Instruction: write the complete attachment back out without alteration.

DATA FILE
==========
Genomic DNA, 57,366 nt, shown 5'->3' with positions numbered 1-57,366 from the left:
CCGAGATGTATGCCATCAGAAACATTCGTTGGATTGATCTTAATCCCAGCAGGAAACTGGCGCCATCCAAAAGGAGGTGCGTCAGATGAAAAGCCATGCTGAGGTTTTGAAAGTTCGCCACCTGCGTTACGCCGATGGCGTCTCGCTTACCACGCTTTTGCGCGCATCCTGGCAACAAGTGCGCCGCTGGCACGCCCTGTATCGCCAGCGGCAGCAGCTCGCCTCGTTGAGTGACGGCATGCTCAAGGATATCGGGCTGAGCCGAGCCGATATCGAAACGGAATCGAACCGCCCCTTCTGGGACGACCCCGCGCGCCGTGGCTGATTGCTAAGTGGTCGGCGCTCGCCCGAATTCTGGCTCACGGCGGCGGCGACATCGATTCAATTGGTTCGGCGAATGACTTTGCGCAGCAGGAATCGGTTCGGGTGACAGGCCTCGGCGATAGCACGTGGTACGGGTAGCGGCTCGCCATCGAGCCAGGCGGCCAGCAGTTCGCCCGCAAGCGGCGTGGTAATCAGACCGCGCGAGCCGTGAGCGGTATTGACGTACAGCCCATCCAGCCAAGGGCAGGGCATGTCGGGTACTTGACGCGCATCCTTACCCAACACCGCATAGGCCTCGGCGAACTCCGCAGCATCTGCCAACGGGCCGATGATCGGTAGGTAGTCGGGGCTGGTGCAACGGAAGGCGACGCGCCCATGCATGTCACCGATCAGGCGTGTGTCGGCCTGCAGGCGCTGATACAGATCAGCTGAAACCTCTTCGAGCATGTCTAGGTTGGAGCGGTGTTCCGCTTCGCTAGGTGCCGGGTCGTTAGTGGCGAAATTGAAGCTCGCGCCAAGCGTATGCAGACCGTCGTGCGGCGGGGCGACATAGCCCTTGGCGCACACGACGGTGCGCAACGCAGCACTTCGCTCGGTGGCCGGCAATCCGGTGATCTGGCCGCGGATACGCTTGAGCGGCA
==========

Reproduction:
Genomic DNA, 57,366 nt, shown 5'->3' with positions numbered 1-57,366 from the left:
CCGAGATGTATGCCATCAGAAACATTCGTTGGATTGATCTTAATCCCAGCAGGAAACTGGCGCCATCCAAAAGGAGGTGCGTCAGATGAAAAGCCATGCTGAGGTTTTGAAAGTTCGCCACCTGCGTTACGCCGATGGCGTCTCGCTTACCACGCTTTTGCGCGCATCCTGGCAACAAGTGCGCCGCTGGCACGCCCTGTATCGCCAGCGGCAGCAGCTCGCCTCGTTGAGTGACGGCATGCTCAAGGATATCGGGCTGAGCCGAGCCGATATCGAAACGGAATCGAACCGCCCCTTCTGGGACGACCCCGCGCGCCGTGGCTGATTGCTAAGTGGTCGGCGCTCGCCCGAATTCTGGCTCACGGCGGCGGCGACATCGATTCAATTGGTTCGGCGAATGACTTTGCGCAGCAGGAATCGGTTCGGGTGACAGGCCTCGGCGATAGCACGTGGTACGGGTAGCGGCTCGCCATCGAGCCAGGCGGCCAGCAGTTCGCCCGCAAGCGGCGTGGTAATCAGACCGCGCGAGCCGTGAGCGGTATTGACGTACAGCCCATCCAGCCAAGGGCAGGGCATGTCGGGTACTTGACGCGCATCCTTACCCAACACCGCATAGGCCTCGGCGAACTCCGCAGCATCTGCCAACGGGCCGATGATCGGTAGGTAGTCGGGGCTGGTGCAACGGAAGGCGACGCGCCCATGCATGTCACCGATCAGGCGTGTGTCGGCCTGCAGGCGCTGATACAGATCAGCTGAAACCTCTTCGAGCATGTCTAGGTTGGAGCGGTGTTCCGCTTCGCTAGGTGCCGGGTCGTTAGTGGCGAAATTGAAGCTCGCGCCAAGCGTATGCAGACCGTCGTGCGGCGGGGCGACATAGCCCTTGGCGCACACGACGGTGCGCAACGCAGCACTTCGCTCGGTGGCCGGCAATCCGGTGATCTGGCCGCGGATACGCTTGAGCGGCA